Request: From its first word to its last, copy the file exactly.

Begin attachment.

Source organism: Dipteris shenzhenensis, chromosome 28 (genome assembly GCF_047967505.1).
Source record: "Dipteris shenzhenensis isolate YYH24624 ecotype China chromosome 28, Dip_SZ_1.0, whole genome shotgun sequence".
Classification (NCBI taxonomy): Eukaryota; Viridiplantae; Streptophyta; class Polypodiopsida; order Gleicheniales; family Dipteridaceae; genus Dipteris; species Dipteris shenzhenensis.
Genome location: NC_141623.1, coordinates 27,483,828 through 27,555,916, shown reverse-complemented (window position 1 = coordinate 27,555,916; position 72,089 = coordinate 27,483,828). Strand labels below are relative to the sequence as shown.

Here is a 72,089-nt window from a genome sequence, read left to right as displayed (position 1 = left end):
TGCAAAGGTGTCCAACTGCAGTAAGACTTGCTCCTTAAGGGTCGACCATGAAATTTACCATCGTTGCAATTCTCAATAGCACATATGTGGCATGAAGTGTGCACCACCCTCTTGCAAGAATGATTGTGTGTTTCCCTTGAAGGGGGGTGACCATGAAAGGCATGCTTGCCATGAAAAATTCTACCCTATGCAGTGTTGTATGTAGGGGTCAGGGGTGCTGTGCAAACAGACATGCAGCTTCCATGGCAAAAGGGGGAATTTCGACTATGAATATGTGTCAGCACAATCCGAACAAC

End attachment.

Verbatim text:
Source organism: Dipteris shenzhenensis, chromosome 28 (genome assembly GCF_047967505.1).
Source record: "Dipteris shenzhenensis isolate YYH24624 ecotype China chromosome 28, Dip_SZ_1.0, whole genome shotgun sequence".
Classification (NCBI taxonomy): Eukaryota; Viridiplantae; Streptophyta; class Polypodiopsida; order Gleicheniales; family Dipteridaceae; genus Dipteris; species Dipteris shenzhenensis.
Genome location: NC_141623.1, coordinates 27,483,828 through 27,555,916, shown reverse-complemented (window position 1 = coordinate 27,555,916; position 72,089 = coordinate 27,483,828). Strand labels below are relative to the sequence as shown.

Here is a 72,089-nt window from a genome sequence, read left to right as displayed (position 1 = left end):
TGCAAAGGTGTCCAACTGCAGTAAGACTTGCTCCTTAAGGGTCGACCATGAAATTTACCATCGTTGCAATTCTCAATAGCACATATGTGGCATGAAGTGTGCACCACCCTCTTGCAAGAATGATTGTGTGTTTCCCTTGAAGGGGGGTGACCATGAAAGGCATGCTTGCCATGAAAAATTCTACCCTATGCAGTGTTGTATGTAGGGGTCAGGGGTGCTGTGCAAACAGACATGCAGCTTCCATGGCAAAAGGGGGAATTTCGACTATGAATATGTGTCAGCACAATCCGAACAAC